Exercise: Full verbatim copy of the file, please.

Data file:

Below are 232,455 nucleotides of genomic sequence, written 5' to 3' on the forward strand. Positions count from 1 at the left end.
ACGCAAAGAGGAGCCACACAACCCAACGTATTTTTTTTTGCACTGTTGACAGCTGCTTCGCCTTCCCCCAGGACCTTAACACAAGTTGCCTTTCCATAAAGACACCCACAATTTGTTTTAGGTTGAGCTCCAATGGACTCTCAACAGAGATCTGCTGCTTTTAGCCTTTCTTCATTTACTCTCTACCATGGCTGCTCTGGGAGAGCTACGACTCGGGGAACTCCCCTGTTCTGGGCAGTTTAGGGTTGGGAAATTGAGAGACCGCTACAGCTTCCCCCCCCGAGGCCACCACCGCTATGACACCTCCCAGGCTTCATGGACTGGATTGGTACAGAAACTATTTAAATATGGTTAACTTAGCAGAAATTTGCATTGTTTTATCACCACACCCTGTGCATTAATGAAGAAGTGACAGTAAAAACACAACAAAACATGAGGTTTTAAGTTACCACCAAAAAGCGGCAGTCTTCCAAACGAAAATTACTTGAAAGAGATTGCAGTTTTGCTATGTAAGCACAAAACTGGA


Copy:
Below are 232,455 nucleotides of genomic sequence, written 5' to 3' on the forward strand. Positions count from 1 at the left end.
ACGCAAAGAGGAGCCACACAACCCAACGTATTTTTTTTTGCACTGTTGACAGCTGCTTCGCCTTCCCCCAGGACCTTAACACAAGTTGCCTTTCCATAAAGACACCCACAATTTGTTTTAGGTTGAGCTCCAATGGACTCTCAACAGAGATCTGCTGCTTTTAGCCTTTCTTCATTTACTCTCTACCATGGCTGCTCTGGGAGAGCTACGACTCGGGGAACTCCCCTGTTCTGGGCAGTTTAGGGTTGGGAAATTGAGAGACCGCTACAGCTTCCCCCCCCGAGGCCACCACCGCTATGACACCTCCCAGGCTTCATGGACTGGATTGGTACAGAAACTATTTAAATATGGTTAACTTAGCAGAAATTTGCATTGTTTTATCACCACACCCTGTGCATTAATGAAGAAGTGACAGTAAAAACACAACAAAACATGAGGTTTTAAGTTACCACCAAAAAGCGGCAGTCTTCCAAACGAAAATTACTTGAAAGAGATTGCAGTTTTGCTATGTAAGCACAAAACTGGA